The same day of the collapse, the NTSB dispatched a nineteen-member "Go Team" from its headquarters in Washington, D. C. to Minneapolis. As rescue and recovery work allowed, members of this team collected many kinds of information. They used an FBI-provided three-dimensional laser scanning device and gyro-stabilized high-resolution cameras to establish exactly where the parts of the bridge came to rest after the collapse. They collected names and recollections from dozens of eyewitnesses and secured the original of the famous security-camera recording that showed part of the bridge in the act of collapsing. By the third week of August, NTSB officials had interviewed over 300 people, including over a hundred who called in to a specially arranged witness hotline. In the following month or so, critical pieces of the bridge were removed to a nearby secure site for detailed inspection and investigation.

One of the most important tools currently available to the NTSB is powerful computer software called "finite-element analysis." This is a way to solve the fundamental materials-science equations that describe how steel (or any other solid) behaves under complicated conditions of stress. While it can't predict exactly where cracks will occur in an overstressed beam, it can reveal locations in a complex structure such as a bridge, where the local stresses exceed the tensile strength of steel. It is in such locations that cracks and failures are most likely to occur.

But as with any computer program, finite-element analysis software is only as good as the data you put into it. This is why the NTSB has spent the last three months gathering as much information as they can on not only the details of the bridge structure, including core samples showing how thick the deck was, but also other factors such as loading. You may recall that at the time of the collapse, a construction crew with heavy equipment was working on a portion of the bridge. The NTSB has concluded that a total of 287 tons of construction equipment and materials were on the bridge at the time of the accident. The exact location and weight of this extra loading is critical input to the computer analysis. The NTSB has made good progress in procuring such information by talking with eyewitnesses and viewing an aerial photograph taken by an airline passenger from a plane that passed over the bridge shortly before its collapse. Although the NTSB turned the disaster site over to the Minnesota Department of Transportation on Oct. 12, some thirty NTSB staffers are still working full-time on the investigation, which is not expected to be wrapped up for over a year.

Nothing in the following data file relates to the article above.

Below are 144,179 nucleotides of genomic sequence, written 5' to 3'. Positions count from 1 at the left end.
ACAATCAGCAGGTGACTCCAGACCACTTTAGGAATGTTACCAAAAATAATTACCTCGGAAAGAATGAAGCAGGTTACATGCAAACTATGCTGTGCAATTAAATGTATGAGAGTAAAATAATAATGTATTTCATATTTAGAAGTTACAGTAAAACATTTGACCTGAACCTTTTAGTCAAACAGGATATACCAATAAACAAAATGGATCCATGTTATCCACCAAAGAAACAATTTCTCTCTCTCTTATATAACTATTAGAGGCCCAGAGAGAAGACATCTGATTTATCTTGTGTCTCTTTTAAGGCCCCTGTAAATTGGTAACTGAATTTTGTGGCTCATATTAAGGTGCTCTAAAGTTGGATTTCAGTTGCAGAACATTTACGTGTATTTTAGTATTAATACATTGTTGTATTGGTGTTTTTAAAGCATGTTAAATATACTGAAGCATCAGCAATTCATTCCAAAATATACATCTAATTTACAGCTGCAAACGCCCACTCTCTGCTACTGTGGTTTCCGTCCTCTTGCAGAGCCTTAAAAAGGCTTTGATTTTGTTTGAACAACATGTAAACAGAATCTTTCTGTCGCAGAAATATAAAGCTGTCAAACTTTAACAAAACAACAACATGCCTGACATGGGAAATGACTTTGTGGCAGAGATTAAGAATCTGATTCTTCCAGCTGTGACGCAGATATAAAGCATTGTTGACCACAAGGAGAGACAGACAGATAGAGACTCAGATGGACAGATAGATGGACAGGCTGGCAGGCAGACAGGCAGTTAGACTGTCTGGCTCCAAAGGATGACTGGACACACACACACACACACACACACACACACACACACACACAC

Well-run operations are often taken for granted. Things could be very different. In places where there is nothing like the NTSB, disasters like this can be much more frequent, and citizens trying to affix blame have little if any recourse if something terrible happens to them or their loved ones. The NTSB could be corrupt, for example, or subject to bribes or falsification of its reports in response to political pressures. To my knowledge, however, its reputation for probity and "just-the-facts" scientific integrity is essentially spotless. This is no minor achievement, and the engineers who work for the Board have accomplished great things in the service of informing the both the technical public and the general public about the reasons for tragedies such as the Minneapolis bridge collapse.

Every major engineering failure marks the start of a detective story. Accident investigation is one of the few lines of work where engineers can spend their professional lives in the role of detectives. Now and then the culprit is a true criminal, but most of the time, accidents are due to inattention, bad communications, or inadvertent mistakes rather than any active will to do harm. Nevertheless, harm is done.

We will have to wait a while longer before we have the full story of how a part of I-35W suddenly lost altitude that hot August day. But it will be a story worth waiting for, because we can learn from it how to keep accidents like it from happening again.

Sources: The NTSB posts updates periodically on its accident investigations at its website. The latest such release about the Minneapolis bridge collapse was posted on Oct. 23, 2007 at

Monday, November 05, 2007

Identity Theft Gets Personal, or, Licenses to Steal?

Well, it's happened to me—sort of. My identity wasn't stolen, exactly—just left out in a place it didn't belong for a few days. When the Commonwealth of Massachusetts discovered its error, it tried to fix the damage and then it let me know all about it. And as far as I know, no harm has been done. Still, it leaves me with an uncomfortable feeling.